If you took Robinson Cano’s aggressiveness at the plate but cut his hitting abilities in half, you would have Starlin Castro.
After an overall disappointing first half to the 2016 season (aside from the opening week), Castro was able to catch a second wind after the All-Star break and finish the season strong. His 109 wRC+ was second best on the Yankees during that stretch, behind only Gary Sanchez, who played ridiculously well after the trade deadline.
Even with that late turnaround, Castro turned in an overall mediocre campaign, finishing with a .270/.300/.433 slash for 2016, further cementing himself as a serviceable but average second baseman who may never reach the upside he is believed to have.
For Castro’s sake, it will be imperative that he find that upside in the 2017 season, or he could find his way out of pinstripes as promising middle infield prospects lurk in the minor leagues in the form of Gleyber Torres and Jorge Mateo.
Castro is under contract through 2019, but the fact that the Yankees acquired him for a fairly cheap asking price last offseason could make him an expendable trade piece should one of the youngsters prove that they are ready for the big leagues.
Torres and Mateo are both natural shortstops, but the ever-increasing production out of Didi Gregorius would suggest that Torres or Mateo (whoever receives the call first), could move to second base to form a double play combo with the current Yankees shortstop.
Torres, the coveted prospect received from the Aroldis Chapman trade, recently lit up the Arizona Fall League and earned the MVP honors. The top prospect in the Yankees’ system according to Baseball Prospectus is just 19 years old and improving by the day. Mateo had a tough 2016 in the minors after taking spring training reps with the Yanks, but is still ranked closely behind Torres in terms of Yankees prospects, coming in at third on Baseball Prospectus’ recent rankings. He has taken a few reps in center field, but he will also likely see time at second base this season playing alongside Torres. Mateo also has unprecedented speed that could make for a valuable leadoff hitter in years to come, when the likes of Brett Gardner and Jacoby Ellsbury say their goodbyes.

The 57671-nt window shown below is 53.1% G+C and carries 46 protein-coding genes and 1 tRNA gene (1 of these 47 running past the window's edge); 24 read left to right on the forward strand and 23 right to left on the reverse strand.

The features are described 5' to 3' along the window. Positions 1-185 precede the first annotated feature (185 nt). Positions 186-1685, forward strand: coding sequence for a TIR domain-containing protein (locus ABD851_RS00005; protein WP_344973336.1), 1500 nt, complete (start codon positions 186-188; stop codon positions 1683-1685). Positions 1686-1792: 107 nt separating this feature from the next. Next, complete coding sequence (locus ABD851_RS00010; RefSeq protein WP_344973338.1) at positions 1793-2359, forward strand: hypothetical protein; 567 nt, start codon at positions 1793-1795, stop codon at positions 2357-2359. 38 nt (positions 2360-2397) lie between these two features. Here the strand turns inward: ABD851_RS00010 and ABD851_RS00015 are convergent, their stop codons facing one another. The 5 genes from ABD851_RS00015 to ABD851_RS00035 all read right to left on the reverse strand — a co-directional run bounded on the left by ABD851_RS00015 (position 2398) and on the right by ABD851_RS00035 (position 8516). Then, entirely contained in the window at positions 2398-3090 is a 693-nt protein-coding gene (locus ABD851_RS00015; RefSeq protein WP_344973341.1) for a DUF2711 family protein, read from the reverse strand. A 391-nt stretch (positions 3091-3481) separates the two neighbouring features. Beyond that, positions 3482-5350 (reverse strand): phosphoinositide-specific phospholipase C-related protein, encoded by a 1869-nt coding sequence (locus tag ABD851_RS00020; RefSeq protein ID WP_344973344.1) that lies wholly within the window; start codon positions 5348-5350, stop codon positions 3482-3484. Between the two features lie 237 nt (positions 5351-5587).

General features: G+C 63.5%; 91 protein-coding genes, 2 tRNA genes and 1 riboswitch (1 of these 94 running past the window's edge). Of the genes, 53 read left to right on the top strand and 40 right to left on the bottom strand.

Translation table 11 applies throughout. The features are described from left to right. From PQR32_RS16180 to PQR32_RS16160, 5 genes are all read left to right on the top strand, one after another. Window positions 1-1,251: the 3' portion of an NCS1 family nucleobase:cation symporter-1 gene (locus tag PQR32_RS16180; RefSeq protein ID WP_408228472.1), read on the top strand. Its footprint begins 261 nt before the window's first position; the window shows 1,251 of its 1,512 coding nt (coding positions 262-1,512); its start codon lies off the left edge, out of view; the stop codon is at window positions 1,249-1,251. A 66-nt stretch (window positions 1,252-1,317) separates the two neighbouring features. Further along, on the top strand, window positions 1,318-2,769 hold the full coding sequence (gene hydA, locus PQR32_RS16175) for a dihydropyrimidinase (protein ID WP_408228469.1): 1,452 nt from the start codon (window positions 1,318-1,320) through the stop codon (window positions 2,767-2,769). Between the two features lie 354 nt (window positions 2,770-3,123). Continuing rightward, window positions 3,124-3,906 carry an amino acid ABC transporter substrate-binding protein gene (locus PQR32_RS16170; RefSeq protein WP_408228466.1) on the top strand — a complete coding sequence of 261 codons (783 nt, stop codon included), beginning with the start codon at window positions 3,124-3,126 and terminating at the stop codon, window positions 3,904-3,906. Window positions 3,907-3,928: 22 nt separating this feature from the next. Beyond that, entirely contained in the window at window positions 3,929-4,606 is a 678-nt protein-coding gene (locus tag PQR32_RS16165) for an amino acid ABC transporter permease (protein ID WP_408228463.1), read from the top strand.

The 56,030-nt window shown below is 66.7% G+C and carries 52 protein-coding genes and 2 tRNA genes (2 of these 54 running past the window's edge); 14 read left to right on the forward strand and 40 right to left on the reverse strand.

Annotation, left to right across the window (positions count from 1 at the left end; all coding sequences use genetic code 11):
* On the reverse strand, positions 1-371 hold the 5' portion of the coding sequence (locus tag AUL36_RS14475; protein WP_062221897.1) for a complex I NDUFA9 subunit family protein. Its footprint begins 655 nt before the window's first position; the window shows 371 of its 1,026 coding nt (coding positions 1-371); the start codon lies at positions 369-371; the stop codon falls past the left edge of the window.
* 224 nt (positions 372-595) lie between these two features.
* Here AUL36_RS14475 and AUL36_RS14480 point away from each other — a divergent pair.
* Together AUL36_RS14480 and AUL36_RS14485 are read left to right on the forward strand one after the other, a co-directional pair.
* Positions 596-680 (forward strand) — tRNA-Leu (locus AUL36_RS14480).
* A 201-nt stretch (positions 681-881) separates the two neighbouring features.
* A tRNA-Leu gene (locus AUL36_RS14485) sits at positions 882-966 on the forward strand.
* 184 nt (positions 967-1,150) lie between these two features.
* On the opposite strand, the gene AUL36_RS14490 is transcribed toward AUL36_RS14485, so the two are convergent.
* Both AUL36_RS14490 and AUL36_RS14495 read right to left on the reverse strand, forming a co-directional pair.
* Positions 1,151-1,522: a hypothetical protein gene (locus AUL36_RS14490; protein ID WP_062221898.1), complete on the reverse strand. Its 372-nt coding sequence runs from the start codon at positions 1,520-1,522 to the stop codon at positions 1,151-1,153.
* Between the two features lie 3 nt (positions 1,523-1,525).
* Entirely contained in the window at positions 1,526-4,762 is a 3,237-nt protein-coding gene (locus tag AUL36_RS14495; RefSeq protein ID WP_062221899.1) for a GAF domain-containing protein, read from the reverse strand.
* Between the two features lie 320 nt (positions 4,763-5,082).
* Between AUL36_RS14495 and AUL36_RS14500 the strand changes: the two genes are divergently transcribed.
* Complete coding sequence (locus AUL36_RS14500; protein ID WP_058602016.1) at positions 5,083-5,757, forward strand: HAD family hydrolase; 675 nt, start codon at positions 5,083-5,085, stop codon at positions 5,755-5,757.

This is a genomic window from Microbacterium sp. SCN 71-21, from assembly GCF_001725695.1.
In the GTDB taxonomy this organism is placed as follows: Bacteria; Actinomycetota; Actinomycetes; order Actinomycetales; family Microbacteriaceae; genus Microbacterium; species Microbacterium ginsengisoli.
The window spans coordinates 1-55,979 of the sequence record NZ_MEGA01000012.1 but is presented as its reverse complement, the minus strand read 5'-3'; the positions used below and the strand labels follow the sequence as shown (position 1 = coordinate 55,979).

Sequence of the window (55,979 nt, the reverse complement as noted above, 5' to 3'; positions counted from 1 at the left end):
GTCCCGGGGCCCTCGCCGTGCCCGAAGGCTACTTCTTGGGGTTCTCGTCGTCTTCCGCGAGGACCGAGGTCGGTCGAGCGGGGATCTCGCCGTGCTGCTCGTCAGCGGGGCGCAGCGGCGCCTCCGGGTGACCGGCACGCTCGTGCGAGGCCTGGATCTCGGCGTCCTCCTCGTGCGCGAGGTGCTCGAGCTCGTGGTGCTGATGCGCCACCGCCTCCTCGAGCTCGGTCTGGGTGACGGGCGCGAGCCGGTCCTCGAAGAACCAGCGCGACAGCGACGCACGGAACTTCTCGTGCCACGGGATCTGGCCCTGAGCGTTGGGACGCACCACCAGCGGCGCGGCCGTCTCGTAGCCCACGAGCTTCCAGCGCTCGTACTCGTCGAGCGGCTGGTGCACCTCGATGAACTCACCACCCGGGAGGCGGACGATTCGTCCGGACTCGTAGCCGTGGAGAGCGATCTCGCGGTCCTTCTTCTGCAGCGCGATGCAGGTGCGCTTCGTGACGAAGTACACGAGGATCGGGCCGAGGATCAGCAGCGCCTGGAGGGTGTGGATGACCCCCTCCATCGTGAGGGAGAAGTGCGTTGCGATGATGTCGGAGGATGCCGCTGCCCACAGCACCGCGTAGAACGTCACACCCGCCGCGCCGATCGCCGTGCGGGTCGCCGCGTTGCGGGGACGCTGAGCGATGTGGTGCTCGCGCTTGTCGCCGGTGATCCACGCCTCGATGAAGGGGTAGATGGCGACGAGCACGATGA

For Castro to hold off the ascension of these prospects in the near future, he needs to improve his defense and his eye at the plate. As mentioned earlier, Cano was always an aggressive swinger for the Yanks, but he was one of the most naturally gifted hitters in all of baseball, so his itch to swing was warranted (and his plate discipline steadily improved before becoming a free agent). Castro cannot hit like Cano, but swings like he can. Castro was in the top 20 in baseball last season in swinging at pitches out of the zone, while carrying a microscopic walk rate. Meanwhile, in the field, his defensive WAR ranked 18th among second baseman according to FanGraphs (-4.4).
Torres arriving in the Bronx is inevitable, while Mateo is probable if he can get his numbers back to where they were in 2015. If Castro can rebound in 2017 and rise above his average caliber, he could delay that process and give the Yankees a reason to allow the youngsters more time to develop. Castro has been up-and-down most of his career and is still just 26 years old, so it will not be easy to tell if he has really turned a corner or not. His 21 home runs last season make him valuable in 2017 given the team’s desperate need for long balls, but beyond that, who knows. The Yankees will have every reason to shop him around if he doesn’t improve next year.